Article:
With everything that has gone wrong this season, the Nashville Predators still find themselves within striking distance of a playoff spot.
It’s the All-Star break and the Nashville Predators are six points behind Vegas and Arizona for a wildcard spot. They’re going to need the Pekka Rinne of old to carry them to their sixth-straight playoff appearance.
This is really quite simple when you think about it. The Predators are an unpredictable team largely due to their erratic goaltending from Rinne and Juuse Saros. Both need to be better in high-danger situations, but Rinne is the guy who will end up getting the majority of the starts down the stretch most likely.
The Predators got a massive win to go into their eight-day break as Rinne was spectacular and made 30 saves. His one goal he gave up was the product of a ridiculous pass across the ice that he just couldn’t dive over in time to stop.
Rinne’s play critical down the stretch
I don’t want the Predators to have to keep winning games by scoring four or fives goals. That’s just not a sustainable winning formula. They need more consistency from Rinne, and hopefully this break will allow the team to make adjustments to better protect Rinne from having to be perfect every game.
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Expect Rinne to finish with around 55 starts to end the season, which will be right around how many he’s had the last two seasons. I expected Saros to get more starts originally, but Rinne has been the more consistent goaltender of the two.
Rinne is trending back in the right direction as he’s posted a save percentage above 90 in eight of his last 11 starts. Progress is being made to get him back to his career averages.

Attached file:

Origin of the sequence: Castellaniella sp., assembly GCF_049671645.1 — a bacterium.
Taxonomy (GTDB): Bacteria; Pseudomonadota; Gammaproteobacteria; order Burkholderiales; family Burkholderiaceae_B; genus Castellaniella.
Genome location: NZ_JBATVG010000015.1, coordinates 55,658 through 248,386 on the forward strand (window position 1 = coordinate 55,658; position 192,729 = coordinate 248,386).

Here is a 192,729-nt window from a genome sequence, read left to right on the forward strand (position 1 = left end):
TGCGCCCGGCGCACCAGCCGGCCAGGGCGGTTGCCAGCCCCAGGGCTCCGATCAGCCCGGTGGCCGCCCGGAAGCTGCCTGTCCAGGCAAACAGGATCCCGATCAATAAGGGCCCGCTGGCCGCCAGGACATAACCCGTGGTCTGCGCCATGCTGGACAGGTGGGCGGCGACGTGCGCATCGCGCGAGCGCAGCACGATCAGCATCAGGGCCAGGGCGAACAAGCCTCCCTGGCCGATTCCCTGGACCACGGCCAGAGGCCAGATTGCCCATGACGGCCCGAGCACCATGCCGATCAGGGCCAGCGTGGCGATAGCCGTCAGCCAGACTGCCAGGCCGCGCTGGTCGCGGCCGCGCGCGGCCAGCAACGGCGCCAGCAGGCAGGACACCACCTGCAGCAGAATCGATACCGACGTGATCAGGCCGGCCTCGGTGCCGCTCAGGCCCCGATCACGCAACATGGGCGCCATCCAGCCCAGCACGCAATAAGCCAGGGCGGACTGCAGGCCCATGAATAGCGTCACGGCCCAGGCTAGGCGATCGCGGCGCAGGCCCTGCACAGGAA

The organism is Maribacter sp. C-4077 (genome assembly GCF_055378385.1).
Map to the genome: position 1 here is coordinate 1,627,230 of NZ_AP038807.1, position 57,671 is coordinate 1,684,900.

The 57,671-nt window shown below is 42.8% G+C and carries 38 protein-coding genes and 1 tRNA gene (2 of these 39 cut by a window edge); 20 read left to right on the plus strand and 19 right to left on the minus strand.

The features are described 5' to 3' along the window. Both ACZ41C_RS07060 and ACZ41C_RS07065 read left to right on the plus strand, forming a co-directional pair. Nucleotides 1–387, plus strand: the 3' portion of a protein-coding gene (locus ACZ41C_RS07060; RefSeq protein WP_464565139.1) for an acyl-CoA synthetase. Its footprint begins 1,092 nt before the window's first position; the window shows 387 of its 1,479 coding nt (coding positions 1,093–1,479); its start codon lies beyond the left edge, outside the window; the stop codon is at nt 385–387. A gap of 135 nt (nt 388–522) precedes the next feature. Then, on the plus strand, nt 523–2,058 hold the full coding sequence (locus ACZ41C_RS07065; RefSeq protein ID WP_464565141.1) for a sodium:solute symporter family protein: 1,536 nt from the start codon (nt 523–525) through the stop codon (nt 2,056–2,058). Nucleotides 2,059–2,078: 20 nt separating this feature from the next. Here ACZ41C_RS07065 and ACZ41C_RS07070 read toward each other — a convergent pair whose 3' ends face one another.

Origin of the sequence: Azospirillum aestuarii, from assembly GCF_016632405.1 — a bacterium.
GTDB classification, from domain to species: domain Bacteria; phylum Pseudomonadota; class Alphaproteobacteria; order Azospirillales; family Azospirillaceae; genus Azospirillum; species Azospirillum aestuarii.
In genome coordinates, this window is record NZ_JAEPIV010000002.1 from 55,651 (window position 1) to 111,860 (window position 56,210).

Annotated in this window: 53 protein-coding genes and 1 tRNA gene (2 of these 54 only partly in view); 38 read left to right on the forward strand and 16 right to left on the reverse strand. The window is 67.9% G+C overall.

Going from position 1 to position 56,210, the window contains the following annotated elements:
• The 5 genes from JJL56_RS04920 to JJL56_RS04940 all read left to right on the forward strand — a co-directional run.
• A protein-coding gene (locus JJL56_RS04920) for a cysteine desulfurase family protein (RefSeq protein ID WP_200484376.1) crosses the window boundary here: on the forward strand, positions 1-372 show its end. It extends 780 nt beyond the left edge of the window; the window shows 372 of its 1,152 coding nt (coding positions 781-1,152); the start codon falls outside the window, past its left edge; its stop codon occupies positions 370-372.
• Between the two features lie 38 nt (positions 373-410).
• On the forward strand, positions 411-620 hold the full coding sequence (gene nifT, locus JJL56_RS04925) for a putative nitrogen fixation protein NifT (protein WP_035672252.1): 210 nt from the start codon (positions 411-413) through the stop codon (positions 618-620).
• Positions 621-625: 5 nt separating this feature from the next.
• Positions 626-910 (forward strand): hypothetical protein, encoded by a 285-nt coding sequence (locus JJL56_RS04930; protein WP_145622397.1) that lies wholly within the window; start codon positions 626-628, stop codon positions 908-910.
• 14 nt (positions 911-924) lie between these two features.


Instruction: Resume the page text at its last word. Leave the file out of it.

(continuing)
If Rinne gets back to the elite goaltender he’s been for his entire career, then the Predators are going to start stringing together more wins.
Inside some of his numbers
Rinne’s high-danger save percentage actually isn’t too bad, believe it or not. He’s posted a .873 save percentage is high-danger situations per NaturalStatTrick. That’s among the best in the league, and ahead of players like Ben Bishop, Jordan Binnington and Darcy Kuemper.
Problem is Rinne is having to stop so many high-danger attempts that eventually some of them are going to go in. The Predators need to do a better job limiting those high-danger attempts that Rinne is having to face. If that happens, Rinne’s overall goals against average is going to improve and naturally give the Predators better chances to get wins.
Despite having much fewer starts than many of the other goaltenders he’s ranked with, Rinne has among the most high-danger shot attempts against him. If he had 30-plus starts like many of the other goaltenders, he’d be near the top in this category.
Rinne is a tested and proven veteran that has the ability to go on a hot streak and start taking over games for the Predators. We haven’t seen that as much as we would like this season, but things seem to be trending in a positive direction in terms of more disciplined play defensively.
Another product of seeing Rinne’s overall numbers improving is the Predators fixing their penalty kill, which has been disastrous all season. This is where Rinne is really struggling compared to his career average.
Rinne has a .737 save percentage when the Predators are on the penalty kill. Some of that is on him having to step up and make bigger saves, but a large chunk of that is poor execution by the team in front of him. We need this area to improve badly and for Rinne to get this percentage back up to his career average of around 91 percent.
If we start seeing the Rinne who won the Vezina Trophy in 2018, then this team is making the playoffs. Plain and simple. However, if the performance in front of him continues to be shaky and Rinne can’t offset that, then this team will remain a fringe bubble team going into the final weeks.
Looking over the standings, my confidence remains fairly high that the Predators are going to make the necessary adjustments to sneak into the playoffs. Rinne is going to get locked in, the penalty kill is going to show some improvement from it and we’ll see what it translates to in the playoffs.